If our state doesn’t generate additional new sources of revenue, it will not be able to maintain existing investments in schools, public health, and other essential programs over the long term. This is according to the November revenue forecast. What’s more, the four-year budget outlook shows that our state will be facing a nearly $500 million budget shortfall by 2019.
The revenue forecast did show some welcome news in the form of increased revenue, primarily from home sales and marijuana revenue – an additional $101 million for the remainder of the 2015-2017 biennium, and $25 million more in 2017-2019. However, state resources continue to fall far below what’s actually needed to fund high-quality K-12 education, as required by the Supreme Court’s McCleary ruling. That’s not even taking into consideration the continued funding needed for other important state investments.
To top it off, the forecast doesn’t factor in the potential havoc that Initiative I-1366 would wreak on state spending if the Supreme Court upholds the initiative’s constitutionality. The recently passed Tim Eyman ballot initiative seeks to force the Legislature to adopt a two-thirds majority to raise taxes; if it doesn't, the state sales tax will be cut by a full percentage point. At a time when our state needs continued investments in education, firefighting resources, affordable housing, and more, such a sharp drop in the sales tax rate would eliminate $1.5 billion in tax resources that support these investments in the current budget cycle. That amount would rise to nearly $3 billion in lost resources in future budget cycles, according to the state Office of Financial Management.
The recent forecast and the threat of I-1366 loom large for the people and economy of Washington state. With state resources barely bouncing back to pre-recession levels, our ability to make progress on essential investments continues to be hindered by an upside-down revenue system that disproportionally relies on people with the lowest incomes to pay into.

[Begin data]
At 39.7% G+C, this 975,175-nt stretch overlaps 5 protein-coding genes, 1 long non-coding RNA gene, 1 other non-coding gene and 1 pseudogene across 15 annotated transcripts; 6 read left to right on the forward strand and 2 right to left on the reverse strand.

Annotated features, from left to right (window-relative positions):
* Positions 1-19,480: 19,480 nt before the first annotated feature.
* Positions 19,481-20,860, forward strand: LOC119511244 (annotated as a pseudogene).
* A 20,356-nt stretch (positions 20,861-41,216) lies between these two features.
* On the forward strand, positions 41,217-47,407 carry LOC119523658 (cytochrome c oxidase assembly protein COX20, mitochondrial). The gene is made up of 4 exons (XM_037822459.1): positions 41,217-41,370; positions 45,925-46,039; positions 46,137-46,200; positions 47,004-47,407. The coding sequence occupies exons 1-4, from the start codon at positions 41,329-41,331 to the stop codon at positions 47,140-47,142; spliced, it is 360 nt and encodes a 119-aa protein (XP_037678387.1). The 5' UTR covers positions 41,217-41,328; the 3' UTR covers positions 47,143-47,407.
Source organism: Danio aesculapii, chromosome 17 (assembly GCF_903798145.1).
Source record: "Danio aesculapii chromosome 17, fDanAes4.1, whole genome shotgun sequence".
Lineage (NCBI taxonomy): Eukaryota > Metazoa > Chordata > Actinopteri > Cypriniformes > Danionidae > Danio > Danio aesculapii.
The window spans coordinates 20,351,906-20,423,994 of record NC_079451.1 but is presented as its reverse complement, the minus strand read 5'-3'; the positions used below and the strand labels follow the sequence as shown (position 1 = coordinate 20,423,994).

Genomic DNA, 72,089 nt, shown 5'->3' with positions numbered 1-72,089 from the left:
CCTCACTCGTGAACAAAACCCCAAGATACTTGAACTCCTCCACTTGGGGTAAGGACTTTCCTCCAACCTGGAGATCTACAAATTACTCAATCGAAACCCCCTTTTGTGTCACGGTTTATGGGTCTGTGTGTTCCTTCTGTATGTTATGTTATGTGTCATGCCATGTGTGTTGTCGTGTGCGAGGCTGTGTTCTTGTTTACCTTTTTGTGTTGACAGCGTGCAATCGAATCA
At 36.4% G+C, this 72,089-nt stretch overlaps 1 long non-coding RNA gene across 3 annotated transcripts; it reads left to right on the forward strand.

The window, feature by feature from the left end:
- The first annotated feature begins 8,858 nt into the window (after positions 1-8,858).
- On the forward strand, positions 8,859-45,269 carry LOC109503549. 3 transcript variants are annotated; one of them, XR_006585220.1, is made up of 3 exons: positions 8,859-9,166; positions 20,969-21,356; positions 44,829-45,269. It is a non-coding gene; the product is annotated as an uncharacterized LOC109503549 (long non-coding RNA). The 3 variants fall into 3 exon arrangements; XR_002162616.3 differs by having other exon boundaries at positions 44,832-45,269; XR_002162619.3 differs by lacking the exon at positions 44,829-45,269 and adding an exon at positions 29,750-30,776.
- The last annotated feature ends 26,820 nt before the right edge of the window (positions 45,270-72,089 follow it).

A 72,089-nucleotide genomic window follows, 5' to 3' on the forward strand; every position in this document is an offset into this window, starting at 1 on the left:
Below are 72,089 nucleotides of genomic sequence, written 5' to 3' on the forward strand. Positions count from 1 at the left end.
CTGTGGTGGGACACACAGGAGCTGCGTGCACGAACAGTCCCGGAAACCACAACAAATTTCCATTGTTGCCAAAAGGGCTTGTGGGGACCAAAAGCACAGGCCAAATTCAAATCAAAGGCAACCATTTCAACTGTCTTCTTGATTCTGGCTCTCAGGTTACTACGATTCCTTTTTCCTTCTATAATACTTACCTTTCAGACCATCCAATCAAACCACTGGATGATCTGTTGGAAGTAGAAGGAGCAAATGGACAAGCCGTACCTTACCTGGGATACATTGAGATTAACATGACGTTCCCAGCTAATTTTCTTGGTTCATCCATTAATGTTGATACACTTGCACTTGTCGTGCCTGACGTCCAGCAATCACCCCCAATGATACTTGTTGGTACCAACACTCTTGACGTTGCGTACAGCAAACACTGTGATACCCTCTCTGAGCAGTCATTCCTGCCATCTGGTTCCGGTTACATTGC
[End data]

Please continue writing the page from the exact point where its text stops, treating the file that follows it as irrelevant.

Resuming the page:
The children, families, and communities of Washington state deserve a revenue system that provides a foundation of equal opportunity so everyone can thrive. The only way to get there is to fix our broken revenue system with common sense reform – like through a capital gains tax, the closure of wasteful tax breaks, and a tax structure that isn’t rigged in favor of the wealthy.
While it’s certainly a small step forward to have some additional revenue in our state budget, it’s not nearly enough for Washington state to reach its full potential. More investments are required to ensure we can be a place where everyone has the opportunity to get ahead and to live in safe, healthy, thriving communities.
Have you been trying to decide whether to attend our Budget Matters 2015 Policy Summit? Well, let us tell you all the reasons you should!
[Click on image to enlarge.]
Still not sure? What if we tell you that scholarships and discounted group rates are available? Buy your tickets now! You won't regret it.
And find out more about the summit -- including who our fantastic panelists are -- here.
The Budget & Policy Center welcomed economic justice advocate Misha Werschkul as its new leader in September. Misha, a long-time collaborator with our organization, has made a career out of building coalitions in support of progressive statewide campaigns in Washington. We talked with her about what she brings to the Center, what's in store under her leadership, and much more.
What makes you most excited about working here?
The team! I have been fortunate to partner with the talented Budget & Policy Center staff on a range of campaigns for nearly a decade. I am so impressed by their strategic insight and their passion for the work they do. They produce meaningful, credible research and they are responsible for making major contributions to advance innovative policies. I’m truly honored to now be part of this team that has such an impact on Washington’s families and communities.
What role do you think the Budget & Policy Center plays in shaping the policy debates in this state?
The Budget & Policy Center is the organization in Washington that is pushing for policymakers and influencers to keep the focus on the long term. Throughout my time in Washington state’s policy arena, I have become ever more aware of the need for long-term reforms in our state – especially around the revenue policies that shape our state economy. The Center’s ability to focus on a big picture while building alliances is so unique. And it’s a much-needed voice in the public policy debates.
How do you hope to build on this long-term focus and vision?
My primary goal with the Budget & Policy Center is to build on our already considerable strengths. To help make our voice even stronger and increase our impact. Our team’s research and policy expertise – in areas including helping hardworking families get ahead, promoting public engagement in budget and policy matters, and making sure the state raises the revenue it needs equitably – combined with their strategic communications, advocacy, and outreach efforts are helping set our state on a path toward shared prosperity.
What are your most pressing priorities?